TCS Daily

French Duplomacy

By Nidra Poller - August 11, 2006 12:00 AM

Franco-American co-sponsorship of a UN Resolution aimed at a cessation of hostilities in Lebanon was hastily, or hopefully, interpreted as a sign of newfound harmony. That entente is beginning to look like a fragile bridge stretched across a widening chasm. This comes as no surprise to observers on the ground, here in France, attentive to the real thrust of official declarations and unofficial opinion-making channeled through the media. From the very start, the nature of the conflict and the conditions for a diplomatic solution have been framed -- for domestic consumption -- in the terms that France is now trying to impose on its American partner.

The American diplomatic team may have thought the resolution hammered out with its French counterpart was an honest compromise ready to be put to the vote. French officials now say it was nothing more than a basis for further discussion. Terms and conditions they could not impose on the first (or first 50) go-rounds are presented as ultimatums. President Jacques Chirac, who briefly interrupted his summer vacation to meet with select cabinet members, announced that France will present its own cease fire resolution if the Americans refuse the new conditions.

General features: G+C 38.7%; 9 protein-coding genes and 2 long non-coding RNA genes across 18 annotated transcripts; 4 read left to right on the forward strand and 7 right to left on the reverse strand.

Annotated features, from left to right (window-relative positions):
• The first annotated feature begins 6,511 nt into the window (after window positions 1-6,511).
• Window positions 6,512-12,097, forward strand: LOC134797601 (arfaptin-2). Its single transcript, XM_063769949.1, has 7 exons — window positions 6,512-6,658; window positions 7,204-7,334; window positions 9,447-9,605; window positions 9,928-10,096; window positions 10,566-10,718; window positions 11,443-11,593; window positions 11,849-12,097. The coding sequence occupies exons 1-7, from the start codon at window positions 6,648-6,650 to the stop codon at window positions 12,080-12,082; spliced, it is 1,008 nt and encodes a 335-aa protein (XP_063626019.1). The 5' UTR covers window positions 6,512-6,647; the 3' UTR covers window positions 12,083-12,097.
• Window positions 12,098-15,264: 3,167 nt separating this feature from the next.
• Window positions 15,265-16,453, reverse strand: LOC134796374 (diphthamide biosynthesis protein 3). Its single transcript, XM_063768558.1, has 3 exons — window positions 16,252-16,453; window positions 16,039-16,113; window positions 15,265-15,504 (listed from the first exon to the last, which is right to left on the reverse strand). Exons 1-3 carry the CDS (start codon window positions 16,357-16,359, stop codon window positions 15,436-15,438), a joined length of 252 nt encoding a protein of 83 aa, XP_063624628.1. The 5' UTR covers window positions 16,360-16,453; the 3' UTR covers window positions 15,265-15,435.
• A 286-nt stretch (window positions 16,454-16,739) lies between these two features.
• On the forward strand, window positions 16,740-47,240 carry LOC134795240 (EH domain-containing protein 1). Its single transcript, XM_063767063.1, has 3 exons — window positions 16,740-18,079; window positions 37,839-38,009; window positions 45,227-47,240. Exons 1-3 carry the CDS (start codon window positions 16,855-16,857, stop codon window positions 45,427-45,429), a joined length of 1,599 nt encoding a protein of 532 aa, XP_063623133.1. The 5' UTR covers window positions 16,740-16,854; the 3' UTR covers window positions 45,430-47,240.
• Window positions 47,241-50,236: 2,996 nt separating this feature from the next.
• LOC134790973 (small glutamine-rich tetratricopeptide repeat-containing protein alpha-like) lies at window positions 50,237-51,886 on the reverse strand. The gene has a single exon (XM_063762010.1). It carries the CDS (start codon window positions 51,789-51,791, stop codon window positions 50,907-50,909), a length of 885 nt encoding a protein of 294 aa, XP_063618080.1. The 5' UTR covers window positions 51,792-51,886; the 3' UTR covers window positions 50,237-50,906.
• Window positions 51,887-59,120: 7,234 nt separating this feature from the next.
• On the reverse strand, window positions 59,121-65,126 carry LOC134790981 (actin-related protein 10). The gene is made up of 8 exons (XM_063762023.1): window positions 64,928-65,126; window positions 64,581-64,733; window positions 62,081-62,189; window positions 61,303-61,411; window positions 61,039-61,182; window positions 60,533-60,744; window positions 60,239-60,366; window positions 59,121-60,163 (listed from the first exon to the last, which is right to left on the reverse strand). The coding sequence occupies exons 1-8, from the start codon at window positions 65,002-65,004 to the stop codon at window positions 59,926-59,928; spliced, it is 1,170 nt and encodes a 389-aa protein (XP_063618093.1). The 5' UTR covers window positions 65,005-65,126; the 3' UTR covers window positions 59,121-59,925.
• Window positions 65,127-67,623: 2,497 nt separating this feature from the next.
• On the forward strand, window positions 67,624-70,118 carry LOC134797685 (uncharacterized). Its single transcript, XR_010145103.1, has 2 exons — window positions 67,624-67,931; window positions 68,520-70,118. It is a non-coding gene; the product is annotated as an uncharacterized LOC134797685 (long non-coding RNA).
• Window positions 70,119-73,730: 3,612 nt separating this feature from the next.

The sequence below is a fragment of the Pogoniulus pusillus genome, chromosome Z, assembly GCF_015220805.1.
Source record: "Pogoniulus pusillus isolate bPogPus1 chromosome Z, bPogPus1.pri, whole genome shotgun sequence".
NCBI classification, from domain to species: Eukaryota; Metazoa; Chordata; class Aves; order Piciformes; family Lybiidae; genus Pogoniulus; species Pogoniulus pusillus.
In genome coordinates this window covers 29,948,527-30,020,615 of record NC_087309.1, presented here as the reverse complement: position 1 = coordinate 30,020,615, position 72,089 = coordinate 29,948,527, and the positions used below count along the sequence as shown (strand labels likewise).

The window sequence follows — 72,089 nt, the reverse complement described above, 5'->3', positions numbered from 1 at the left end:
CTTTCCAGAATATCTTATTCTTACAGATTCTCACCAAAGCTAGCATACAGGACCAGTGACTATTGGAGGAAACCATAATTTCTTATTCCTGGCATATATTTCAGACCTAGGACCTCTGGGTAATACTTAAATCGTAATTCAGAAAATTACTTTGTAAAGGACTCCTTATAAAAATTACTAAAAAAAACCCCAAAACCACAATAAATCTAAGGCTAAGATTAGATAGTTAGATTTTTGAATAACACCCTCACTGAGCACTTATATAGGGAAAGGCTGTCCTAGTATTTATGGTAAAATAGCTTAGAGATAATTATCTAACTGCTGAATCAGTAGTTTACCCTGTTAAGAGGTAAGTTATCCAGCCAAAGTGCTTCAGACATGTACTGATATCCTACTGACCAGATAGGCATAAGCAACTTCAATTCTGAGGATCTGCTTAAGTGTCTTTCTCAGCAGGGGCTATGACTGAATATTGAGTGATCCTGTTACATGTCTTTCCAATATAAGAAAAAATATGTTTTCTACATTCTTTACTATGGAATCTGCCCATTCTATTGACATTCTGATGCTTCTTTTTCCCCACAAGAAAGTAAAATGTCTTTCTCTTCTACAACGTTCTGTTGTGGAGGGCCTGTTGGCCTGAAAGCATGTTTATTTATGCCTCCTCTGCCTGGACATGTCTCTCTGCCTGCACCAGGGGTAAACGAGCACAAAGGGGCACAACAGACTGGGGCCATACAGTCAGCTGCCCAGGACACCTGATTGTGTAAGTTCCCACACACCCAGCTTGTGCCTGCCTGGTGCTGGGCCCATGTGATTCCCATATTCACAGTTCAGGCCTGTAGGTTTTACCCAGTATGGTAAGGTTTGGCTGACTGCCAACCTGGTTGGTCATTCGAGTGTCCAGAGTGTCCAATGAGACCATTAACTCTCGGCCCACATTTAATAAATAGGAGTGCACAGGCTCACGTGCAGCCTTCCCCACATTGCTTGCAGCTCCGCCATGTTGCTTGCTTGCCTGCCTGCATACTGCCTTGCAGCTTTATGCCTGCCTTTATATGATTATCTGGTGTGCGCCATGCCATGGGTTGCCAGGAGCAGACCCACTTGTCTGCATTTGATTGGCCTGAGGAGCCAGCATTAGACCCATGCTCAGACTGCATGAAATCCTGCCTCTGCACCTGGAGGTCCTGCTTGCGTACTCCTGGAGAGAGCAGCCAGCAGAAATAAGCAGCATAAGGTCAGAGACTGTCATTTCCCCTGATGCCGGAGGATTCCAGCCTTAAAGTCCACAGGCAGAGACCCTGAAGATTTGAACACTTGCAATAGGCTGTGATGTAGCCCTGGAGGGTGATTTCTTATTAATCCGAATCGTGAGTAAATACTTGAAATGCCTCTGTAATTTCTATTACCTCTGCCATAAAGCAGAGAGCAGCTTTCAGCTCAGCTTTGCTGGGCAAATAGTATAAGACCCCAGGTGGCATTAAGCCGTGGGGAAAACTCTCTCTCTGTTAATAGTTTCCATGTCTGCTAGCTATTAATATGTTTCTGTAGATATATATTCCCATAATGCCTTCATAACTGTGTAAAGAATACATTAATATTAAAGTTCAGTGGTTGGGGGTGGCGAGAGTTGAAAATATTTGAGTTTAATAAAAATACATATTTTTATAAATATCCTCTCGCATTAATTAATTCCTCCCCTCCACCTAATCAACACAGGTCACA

The attempted co-sponsorship might have been an opportunity for France to assume a long-coveted honest broker role in the Middle East. France's privileged relations with Lebanon and the expectation that French troops would play a decisive role in the multinational intervention force weighed heavily in the equation. Interviewed on state-owned France 3 television earlier this week, Foreign Affairs Minister Philippe Douste-Blazy situated France's role in the conflict geometrically, at the pivotal midpoint between Lebanon and the Arab League, as well as Israel and the United States. Asked if French troops would participate in the multinational force, he replied, "pourquoi pas" [why not]? The verbal equivalent of a Gallic shrug. While the rest of the world seemed to think a UN vote was imminent Douste-Blazy told the local audience that he intends to "enrich" the draft proposal with demands formulated by Lebanon and the Arab League.